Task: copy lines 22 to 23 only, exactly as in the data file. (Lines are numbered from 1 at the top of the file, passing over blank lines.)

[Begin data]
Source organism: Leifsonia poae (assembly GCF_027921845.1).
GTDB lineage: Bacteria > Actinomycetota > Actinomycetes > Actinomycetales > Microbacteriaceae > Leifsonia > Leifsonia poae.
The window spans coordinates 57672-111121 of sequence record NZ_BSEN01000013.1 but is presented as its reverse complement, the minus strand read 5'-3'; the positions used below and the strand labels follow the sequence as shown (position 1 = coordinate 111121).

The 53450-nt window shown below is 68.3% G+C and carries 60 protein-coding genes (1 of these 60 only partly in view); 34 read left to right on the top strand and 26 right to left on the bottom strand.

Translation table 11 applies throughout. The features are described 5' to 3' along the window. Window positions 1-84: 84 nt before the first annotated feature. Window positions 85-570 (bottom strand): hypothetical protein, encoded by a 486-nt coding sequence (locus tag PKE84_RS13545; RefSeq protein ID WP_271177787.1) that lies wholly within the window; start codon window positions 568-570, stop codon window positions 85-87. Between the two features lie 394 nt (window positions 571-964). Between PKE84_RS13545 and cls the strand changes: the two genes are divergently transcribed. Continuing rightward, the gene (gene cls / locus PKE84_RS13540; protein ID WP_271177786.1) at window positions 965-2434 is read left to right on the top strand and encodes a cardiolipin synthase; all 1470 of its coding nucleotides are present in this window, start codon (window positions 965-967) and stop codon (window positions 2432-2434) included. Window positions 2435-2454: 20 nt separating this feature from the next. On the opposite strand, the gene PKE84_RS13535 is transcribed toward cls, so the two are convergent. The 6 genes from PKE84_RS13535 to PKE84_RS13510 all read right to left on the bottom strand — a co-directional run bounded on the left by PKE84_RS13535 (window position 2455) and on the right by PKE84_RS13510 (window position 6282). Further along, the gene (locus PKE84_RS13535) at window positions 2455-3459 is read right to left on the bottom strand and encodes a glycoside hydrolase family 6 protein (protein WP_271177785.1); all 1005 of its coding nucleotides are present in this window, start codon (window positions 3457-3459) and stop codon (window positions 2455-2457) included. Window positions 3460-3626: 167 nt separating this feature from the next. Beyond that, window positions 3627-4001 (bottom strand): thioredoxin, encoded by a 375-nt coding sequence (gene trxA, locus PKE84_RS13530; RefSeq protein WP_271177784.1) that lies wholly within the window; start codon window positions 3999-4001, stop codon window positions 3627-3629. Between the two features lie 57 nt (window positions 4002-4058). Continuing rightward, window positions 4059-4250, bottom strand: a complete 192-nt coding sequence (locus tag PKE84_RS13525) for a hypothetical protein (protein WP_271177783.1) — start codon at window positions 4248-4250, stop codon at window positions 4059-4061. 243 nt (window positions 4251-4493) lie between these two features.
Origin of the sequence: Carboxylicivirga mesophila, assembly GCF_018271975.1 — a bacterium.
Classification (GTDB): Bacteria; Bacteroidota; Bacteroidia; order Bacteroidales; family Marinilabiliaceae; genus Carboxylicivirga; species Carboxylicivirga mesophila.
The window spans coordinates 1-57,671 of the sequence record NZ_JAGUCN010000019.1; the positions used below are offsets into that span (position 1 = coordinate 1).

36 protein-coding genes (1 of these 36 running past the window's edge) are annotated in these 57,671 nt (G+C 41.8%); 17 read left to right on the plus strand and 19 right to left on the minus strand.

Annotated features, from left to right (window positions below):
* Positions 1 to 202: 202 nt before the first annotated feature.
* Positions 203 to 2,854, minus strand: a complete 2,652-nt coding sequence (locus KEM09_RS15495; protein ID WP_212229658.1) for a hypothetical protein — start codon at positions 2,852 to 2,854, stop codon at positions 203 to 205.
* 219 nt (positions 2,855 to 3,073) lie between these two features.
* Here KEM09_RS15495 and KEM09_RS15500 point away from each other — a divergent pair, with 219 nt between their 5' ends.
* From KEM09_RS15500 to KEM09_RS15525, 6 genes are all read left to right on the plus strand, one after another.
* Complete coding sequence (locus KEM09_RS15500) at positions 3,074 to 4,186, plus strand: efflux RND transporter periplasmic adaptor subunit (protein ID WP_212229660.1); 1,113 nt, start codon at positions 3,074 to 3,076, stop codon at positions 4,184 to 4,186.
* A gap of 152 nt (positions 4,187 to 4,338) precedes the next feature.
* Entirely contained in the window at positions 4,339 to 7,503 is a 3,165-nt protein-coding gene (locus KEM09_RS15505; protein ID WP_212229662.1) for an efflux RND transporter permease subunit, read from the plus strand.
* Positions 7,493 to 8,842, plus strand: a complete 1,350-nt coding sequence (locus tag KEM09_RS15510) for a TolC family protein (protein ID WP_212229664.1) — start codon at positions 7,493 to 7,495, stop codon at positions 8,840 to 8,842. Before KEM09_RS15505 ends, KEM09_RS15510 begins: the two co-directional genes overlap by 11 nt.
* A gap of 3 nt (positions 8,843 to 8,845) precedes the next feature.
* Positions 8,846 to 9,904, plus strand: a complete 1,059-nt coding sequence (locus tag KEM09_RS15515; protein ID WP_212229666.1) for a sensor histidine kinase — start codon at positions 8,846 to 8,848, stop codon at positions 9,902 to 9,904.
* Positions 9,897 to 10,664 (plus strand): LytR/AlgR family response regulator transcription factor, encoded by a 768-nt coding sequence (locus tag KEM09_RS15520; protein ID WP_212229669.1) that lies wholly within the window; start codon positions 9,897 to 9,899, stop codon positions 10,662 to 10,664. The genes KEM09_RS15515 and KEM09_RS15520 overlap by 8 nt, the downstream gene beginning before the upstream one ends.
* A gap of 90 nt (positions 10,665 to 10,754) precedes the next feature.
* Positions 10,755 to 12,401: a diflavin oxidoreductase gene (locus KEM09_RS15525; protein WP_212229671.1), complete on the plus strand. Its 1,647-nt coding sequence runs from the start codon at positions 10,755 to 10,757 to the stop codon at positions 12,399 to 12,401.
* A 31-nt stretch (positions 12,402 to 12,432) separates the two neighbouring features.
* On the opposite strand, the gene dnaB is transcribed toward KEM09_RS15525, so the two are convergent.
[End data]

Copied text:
* Positions 9,897 to 10,664 (plus strand): LytR/AlgR family response regulator transcription factor, encoded by a 768-nt coding sequence (locus tag KEM09_RS15520; protein ID WP_212229669.1) that lies wholly within the window; start codon positions 9,897 to 9,899, stop codon positions 10,662 to 10,664. The genes KEM09_RS15515 and KEM09_RS15520 overlap by 8 nt, the downstream gene beginning before the upstream one ends.
* A gap of 90 nt (positions 10,665 to 10,754) precedes the next feature.